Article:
The American Medical Student Association (AMSA) released its second annual PharmFree Scorecard report last week, which ranks medical schools’ policies on the presence of pharmaceutical reps on the campus. This year, AMSA worked with The Prescription Project to produce the report.
The 2008 Scorecard shows that about 13% of medical students in the US are studying at an A or B school. Out of the 150 US medical schools that were given the survey, seven received As (5%), 14 got Bs (9%), 4 got Cs (3%), 19 got Ds (13%), and 60 schools (40%) were given a grade of F. This includes 15 schools that received an F for the quality of the policy, or had no policy at all. There were 16 schools that declined to submit policies and 29 that did not respond to repeated attempts at contact.
To the students, monitoring the conflict-of-interest policies of the nation’s medical schools is important because “The public, policymakers and leaders within the medical profession are becoming increasingly worried about financial conflicts of interest influencing medical care and threatening the doctor-patient relationship,” according AMSA’s website. The student-run organization started the PharmFree campaign in 2002, with a mission “to advocate for evidence-based rather than marketing-based prescribing practices, global access to essential medicines, and the removal of conflicts of interest.” Students are making it clear that marketing doesn’t belong on their campuses.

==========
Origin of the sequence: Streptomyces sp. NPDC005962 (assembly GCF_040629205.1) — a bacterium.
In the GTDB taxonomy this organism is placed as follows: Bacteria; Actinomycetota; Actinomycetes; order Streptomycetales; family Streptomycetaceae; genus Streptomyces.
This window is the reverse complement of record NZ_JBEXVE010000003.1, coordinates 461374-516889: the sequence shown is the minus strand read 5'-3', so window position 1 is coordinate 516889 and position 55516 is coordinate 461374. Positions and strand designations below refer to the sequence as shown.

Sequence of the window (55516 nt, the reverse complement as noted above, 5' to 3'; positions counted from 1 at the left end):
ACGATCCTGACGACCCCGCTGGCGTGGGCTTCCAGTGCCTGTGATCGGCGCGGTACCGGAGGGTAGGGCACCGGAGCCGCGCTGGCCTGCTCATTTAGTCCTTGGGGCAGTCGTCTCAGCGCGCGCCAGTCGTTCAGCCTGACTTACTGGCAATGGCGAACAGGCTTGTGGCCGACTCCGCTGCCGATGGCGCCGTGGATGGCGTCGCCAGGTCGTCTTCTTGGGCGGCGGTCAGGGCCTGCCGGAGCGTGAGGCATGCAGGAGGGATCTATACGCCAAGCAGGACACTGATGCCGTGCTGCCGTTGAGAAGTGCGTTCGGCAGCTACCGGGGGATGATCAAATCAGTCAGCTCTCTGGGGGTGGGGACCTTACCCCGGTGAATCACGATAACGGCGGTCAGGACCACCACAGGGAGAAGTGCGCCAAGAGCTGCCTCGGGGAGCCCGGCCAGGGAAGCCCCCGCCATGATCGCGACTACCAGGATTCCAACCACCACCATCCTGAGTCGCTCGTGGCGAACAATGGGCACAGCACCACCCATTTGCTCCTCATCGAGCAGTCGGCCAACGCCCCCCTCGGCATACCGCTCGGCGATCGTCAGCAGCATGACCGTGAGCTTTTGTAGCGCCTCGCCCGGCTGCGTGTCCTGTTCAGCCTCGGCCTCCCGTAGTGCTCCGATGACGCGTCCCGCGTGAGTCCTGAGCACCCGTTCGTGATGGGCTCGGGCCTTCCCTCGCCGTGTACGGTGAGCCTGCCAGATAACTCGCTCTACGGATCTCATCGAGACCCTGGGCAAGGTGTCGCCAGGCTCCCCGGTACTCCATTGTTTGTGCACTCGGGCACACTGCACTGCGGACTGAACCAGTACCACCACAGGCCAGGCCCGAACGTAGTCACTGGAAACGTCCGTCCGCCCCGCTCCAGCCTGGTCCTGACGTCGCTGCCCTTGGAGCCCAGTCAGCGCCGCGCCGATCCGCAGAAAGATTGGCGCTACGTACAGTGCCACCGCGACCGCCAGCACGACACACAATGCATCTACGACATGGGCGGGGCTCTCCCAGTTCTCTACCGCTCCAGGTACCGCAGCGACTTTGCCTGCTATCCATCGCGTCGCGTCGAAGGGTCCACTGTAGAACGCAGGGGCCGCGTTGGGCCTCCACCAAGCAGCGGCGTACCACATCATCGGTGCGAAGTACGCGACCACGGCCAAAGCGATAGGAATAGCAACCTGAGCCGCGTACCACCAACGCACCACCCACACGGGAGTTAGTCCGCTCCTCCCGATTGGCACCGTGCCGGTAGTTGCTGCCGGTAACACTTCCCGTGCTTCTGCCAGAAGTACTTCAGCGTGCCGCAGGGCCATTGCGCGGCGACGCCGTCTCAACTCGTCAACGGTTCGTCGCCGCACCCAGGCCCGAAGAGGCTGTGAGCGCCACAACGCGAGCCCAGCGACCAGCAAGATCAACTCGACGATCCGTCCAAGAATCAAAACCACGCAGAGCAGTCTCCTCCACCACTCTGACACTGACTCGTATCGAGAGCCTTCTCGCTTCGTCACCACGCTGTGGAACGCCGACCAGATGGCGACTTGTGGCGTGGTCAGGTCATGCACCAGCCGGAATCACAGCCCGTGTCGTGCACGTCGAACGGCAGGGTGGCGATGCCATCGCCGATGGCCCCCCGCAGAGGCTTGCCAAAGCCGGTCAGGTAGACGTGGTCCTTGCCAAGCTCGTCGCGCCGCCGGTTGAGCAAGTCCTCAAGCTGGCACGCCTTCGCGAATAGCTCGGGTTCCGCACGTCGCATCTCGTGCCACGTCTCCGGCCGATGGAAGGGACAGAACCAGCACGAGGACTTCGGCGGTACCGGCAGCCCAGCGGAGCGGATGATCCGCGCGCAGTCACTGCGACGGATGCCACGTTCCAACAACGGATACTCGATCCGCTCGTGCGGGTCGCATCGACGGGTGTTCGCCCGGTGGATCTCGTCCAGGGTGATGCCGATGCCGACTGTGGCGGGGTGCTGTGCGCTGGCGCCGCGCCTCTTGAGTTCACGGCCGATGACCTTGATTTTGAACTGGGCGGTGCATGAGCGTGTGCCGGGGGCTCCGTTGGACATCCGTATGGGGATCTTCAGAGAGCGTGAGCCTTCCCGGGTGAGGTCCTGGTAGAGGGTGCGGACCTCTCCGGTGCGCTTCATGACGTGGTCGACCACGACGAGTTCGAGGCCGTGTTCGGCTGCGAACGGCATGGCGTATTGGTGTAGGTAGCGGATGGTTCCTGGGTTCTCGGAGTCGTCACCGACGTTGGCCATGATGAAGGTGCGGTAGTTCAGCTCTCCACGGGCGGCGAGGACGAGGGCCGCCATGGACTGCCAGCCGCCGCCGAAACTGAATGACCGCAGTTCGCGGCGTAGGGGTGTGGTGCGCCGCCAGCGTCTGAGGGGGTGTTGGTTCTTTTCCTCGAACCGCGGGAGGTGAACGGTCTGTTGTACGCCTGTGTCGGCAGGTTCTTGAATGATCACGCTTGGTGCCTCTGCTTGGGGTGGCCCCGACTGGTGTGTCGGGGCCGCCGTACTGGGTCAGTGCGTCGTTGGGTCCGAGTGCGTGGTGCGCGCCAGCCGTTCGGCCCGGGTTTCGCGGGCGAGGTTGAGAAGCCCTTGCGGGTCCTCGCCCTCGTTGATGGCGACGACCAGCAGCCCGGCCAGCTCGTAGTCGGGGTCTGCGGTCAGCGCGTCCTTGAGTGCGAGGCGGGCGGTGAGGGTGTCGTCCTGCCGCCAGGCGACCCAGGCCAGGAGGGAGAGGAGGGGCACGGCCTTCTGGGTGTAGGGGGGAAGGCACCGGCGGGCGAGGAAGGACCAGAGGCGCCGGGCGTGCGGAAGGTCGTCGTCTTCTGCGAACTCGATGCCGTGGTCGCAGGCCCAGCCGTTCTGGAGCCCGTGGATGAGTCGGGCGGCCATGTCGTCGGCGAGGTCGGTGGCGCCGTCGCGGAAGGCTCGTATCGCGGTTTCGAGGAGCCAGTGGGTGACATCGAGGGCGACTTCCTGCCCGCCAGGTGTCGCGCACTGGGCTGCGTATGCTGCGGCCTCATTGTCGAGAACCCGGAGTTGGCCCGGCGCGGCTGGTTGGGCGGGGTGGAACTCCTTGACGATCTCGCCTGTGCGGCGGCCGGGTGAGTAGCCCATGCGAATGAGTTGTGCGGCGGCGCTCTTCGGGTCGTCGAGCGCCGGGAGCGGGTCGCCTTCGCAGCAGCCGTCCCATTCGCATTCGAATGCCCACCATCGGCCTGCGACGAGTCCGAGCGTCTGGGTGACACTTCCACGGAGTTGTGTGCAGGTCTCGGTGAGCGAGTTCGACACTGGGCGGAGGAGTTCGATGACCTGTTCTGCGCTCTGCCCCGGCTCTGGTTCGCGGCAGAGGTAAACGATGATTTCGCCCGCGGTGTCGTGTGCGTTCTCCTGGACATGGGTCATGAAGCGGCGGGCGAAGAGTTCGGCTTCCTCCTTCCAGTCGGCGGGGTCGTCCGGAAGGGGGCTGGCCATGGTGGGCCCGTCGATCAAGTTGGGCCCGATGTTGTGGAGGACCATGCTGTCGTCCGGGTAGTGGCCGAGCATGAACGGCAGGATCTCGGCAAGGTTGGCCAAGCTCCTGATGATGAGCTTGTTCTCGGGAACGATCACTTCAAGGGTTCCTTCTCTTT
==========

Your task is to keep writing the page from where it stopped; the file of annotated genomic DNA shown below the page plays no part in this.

Last fall, the student organization held an event called “National PharmFree Week,” during which the group partnered with the National Physicians’ Alliance, and the Prescription Project to show support for Senate Bill 2029: Physician Payments Sunshine Act of 2007. The bill is designed “to provide for transparency in the relationship between physicians and manufacturers of drugs, devices, or medical supplies for which payment is made under Medicare, Medicaid, or SCHIP” by requiring regular reporting of such activities.
Recently, states like New York and Massachusetts are seeking to restrict or ban gifts from pharmaceutical companies to doctors. This news has people shaken up in the university- and biotech-rich Bay State, according a blog post on Health Care Renewal and a Forbes report describing unhappy biotechnology companies and even one pharma executive’s threat to leave the state.
With students and policy makers concerned about the influence pharmaceutical marketing on doctors’ prescribing practices, where does this leave the pharma reps and their business strategy? Will new tactics evolve, or will marketing directly to med students and doctors simply go away?